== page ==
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Really no excuse for not using SSH these days.
It looks like Cisco won't be chasing up a partnership with WikiLeaks: it's combing the "Vault7" documents itself, and has turned up an IOS / IOS XE bug in more than 300 of its switch models. The vulnerability is in the Cisco Cluster Management Protocol (CMP) in IOS and IOS XE. The protocol passes around information about …
"Well I tried connecting via SSH and it warned me about the security of some 'unknown fingerprint'. So I tried again with telnet and - whaddayaknow? - no security warnings there! You kids knock yourselves out with this unsafe SSH stuff and I'll get on with the known, proven, security of good ol' telnet..."
I judge Cisco way more than anyone else in that regard.
That's not some super-secret hackery.
They have damn unencrypted open-packet interface enabled by default whether or not an option is explicitly set, that accepts commands from ANY packet.
Why the hell is that not just sheer negligence in creating a product?
That someone found it "before they did"? No... someone found the UTTER TRIPE that they were pushing as an interface to a modern device and just left in there.
fix that component!
This is one of those functional results from having all processes documented that no one credits. First you have to have someone research/investigate and write it all down. At that point some quiet words might be had, resulting in an updated release. Else during the documentation review with at least one warm-brained tech in attendance there might be a burst of laughter, and a change order. Otherwise, when the code/mental defect is eventually found, the words aren't quiet and nobody is laughing.
Who's looking for the "apocryphal stories" in your company?
"Until fixes are available, Cisco says Telnet should be disabled in favour of SSH."
What do people not understand about Telnet - username and password and all data sent in clear over the wire....
Telnet should ALWAYS be disabled in favour of SSH......
We were preaching this way back 15 years ago. (Jericho Forum Commandment #4)
Just log into any IOS router and use the online CLI help to marvel at the swathes of protocols and features that you've a) never heard of and b) nobody uses. Many of which were probably written 15 years ago with little or no thought of security. It doesn't surprise me at all that there are vulnerabilities in there. It's practically impossible to remove features from IOS, so the crud just builds up over time.
Think yourself lucky, when learned my trade we had to be able to set up all of those odd little protocols etc. Decnet/Banyan Vines/Appletalk/ IPX/SPX etc. etc.
So much easier now it's all just IP - you'd think they'd be able to focus their efforts and reduce the number of vulnerabilities. Personally I would like to see *one*department dedicated to simplifying an existing (reasonable) feature-set, rather than trying to stick bits on here, there and everywhere all the time.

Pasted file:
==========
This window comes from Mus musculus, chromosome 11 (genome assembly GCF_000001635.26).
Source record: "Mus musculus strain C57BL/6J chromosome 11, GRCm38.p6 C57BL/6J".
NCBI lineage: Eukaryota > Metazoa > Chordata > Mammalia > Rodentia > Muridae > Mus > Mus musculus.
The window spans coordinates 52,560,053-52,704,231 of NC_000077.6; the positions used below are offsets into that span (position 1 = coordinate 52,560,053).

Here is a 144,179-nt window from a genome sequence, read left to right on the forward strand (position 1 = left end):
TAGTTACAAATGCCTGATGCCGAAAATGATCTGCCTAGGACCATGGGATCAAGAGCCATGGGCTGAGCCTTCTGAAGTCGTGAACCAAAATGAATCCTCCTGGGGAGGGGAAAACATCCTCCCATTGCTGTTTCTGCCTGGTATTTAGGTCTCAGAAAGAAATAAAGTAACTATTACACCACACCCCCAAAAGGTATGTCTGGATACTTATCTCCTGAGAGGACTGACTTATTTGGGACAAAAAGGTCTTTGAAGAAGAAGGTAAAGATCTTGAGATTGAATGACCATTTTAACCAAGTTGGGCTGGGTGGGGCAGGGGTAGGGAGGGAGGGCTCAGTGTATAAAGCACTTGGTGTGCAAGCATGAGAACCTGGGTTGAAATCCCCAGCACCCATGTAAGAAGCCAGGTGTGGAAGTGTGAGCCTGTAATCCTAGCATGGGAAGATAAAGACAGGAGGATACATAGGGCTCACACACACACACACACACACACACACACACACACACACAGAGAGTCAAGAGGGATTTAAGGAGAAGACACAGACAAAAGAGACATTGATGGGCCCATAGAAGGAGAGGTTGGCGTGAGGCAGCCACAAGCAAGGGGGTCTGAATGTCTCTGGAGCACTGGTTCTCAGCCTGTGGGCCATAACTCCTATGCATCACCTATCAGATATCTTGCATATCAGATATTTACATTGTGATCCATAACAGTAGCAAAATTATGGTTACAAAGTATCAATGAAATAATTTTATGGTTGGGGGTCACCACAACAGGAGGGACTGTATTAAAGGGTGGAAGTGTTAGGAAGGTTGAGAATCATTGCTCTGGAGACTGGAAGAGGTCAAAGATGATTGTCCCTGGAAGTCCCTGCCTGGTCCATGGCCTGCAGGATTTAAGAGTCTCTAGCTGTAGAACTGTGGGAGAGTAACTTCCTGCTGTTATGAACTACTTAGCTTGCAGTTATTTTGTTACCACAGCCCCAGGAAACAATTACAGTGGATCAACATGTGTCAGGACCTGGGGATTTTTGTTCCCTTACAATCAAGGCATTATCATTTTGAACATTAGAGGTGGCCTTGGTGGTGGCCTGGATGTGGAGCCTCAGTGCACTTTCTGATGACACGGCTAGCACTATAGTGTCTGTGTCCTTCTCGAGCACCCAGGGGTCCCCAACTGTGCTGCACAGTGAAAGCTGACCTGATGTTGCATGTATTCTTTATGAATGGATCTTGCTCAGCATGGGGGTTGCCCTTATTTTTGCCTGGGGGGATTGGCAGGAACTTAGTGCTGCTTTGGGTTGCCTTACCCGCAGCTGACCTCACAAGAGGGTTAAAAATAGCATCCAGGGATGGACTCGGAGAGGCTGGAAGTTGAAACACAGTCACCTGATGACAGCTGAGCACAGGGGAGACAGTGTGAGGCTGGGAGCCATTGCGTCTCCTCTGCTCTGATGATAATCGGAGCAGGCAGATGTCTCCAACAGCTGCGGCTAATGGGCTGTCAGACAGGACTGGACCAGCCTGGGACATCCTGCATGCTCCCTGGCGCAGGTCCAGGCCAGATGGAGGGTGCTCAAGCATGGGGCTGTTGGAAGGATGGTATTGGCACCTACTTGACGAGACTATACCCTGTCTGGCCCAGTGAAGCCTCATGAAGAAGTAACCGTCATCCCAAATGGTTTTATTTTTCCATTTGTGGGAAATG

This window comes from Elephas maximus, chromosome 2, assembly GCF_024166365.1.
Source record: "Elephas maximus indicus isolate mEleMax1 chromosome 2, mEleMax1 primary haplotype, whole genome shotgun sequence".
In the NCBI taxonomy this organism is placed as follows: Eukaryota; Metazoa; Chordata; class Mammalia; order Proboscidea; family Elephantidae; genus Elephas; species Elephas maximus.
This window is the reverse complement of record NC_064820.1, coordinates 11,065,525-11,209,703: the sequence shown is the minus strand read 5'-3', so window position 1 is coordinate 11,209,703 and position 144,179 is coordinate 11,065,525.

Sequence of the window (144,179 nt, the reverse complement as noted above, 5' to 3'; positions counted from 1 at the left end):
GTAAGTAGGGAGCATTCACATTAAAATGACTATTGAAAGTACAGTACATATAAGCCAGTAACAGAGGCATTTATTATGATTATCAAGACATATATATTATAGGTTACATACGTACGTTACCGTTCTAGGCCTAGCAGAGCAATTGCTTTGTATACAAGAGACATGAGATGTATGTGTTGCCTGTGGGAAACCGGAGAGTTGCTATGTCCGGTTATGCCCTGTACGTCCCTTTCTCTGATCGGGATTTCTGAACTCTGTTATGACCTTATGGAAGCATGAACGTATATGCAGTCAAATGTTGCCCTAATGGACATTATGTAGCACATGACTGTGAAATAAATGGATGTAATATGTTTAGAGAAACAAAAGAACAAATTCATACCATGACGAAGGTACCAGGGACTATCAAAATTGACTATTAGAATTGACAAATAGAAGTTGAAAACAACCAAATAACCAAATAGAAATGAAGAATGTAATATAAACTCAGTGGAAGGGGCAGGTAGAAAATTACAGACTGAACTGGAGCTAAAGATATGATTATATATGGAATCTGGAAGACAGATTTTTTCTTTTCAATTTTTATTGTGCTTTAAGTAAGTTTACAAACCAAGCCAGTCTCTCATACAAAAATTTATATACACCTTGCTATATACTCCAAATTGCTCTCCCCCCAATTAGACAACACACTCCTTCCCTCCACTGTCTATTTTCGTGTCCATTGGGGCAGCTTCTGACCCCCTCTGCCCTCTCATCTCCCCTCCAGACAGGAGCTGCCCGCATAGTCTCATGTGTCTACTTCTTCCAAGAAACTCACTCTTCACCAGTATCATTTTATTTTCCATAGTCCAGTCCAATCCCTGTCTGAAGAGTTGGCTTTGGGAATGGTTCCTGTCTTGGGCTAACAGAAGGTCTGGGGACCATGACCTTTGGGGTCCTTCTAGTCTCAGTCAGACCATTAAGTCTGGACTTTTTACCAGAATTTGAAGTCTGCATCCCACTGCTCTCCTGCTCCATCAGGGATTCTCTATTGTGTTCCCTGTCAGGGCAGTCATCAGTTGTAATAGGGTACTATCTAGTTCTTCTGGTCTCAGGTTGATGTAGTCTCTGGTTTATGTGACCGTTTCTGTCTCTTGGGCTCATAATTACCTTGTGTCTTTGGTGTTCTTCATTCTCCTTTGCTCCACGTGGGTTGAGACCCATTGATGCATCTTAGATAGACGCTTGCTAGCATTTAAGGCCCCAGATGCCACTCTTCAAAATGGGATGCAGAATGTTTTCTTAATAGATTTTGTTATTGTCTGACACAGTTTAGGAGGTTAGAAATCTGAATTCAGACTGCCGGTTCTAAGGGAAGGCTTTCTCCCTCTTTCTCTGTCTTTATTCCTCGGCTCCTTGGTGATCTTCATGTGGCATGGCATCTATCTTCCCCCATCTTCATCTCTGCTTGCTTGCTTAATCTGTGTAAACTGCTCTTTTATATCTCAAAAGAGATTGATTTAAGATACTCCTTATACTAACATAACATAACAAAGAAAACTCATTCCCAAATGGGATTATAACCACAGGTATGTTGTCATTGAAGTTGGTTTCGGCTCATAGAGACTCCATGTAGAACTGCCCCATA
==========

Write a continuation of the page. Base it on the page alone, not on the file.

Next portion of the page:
"Newly discovered" for me. Here's why; no one uses Telnet. Not since the 1990s. If you do allow it, you are; 1) doing yourself no favors and probably think firewalls will protect you from any problems, and 2) a clueless network wonk who got the job because you're cheap, not good. No one uses Telnet for any valid reason. You can do everything with ssh and still have a modicum of security to protect your sessions. Last time I touched a Cisco router was in the 1990s, and we turned off Telnet as one of the first configurations. I don't even use it at home. Everything has ssh available, and it is dead easy to setup and maintain. There is simply no valid case for telnet being available as a session protocol in a modern networking device, other than to fall back on when people forget/loose their ssh keys (which isn't necessary since you can merely pop the box with the motherboard "wipe me" setting, then reload the config you should have saved already, or setup new if those keys in the config file are not known). And for new installs that need hand-holding, then you turn it off. Cisco knows this, and this is why this bug went unnoticed for years; no one using "best practices" for their data center would allow this to run without some really great exception, and even then I seriously doubt any use of Telnet as being a valid method to connect to anything, other than as a back-to-back connection for simple, local setup usage. It's a holdout from the past and really should be unbundled, not merely set to disabled by default. For ssh, do the key exchange/build at the system setup via the serial console, or use a key configured from the factory, then force the update when the system is setup. And don't get me started on their use of tftp as the transport for the remote config save. :P
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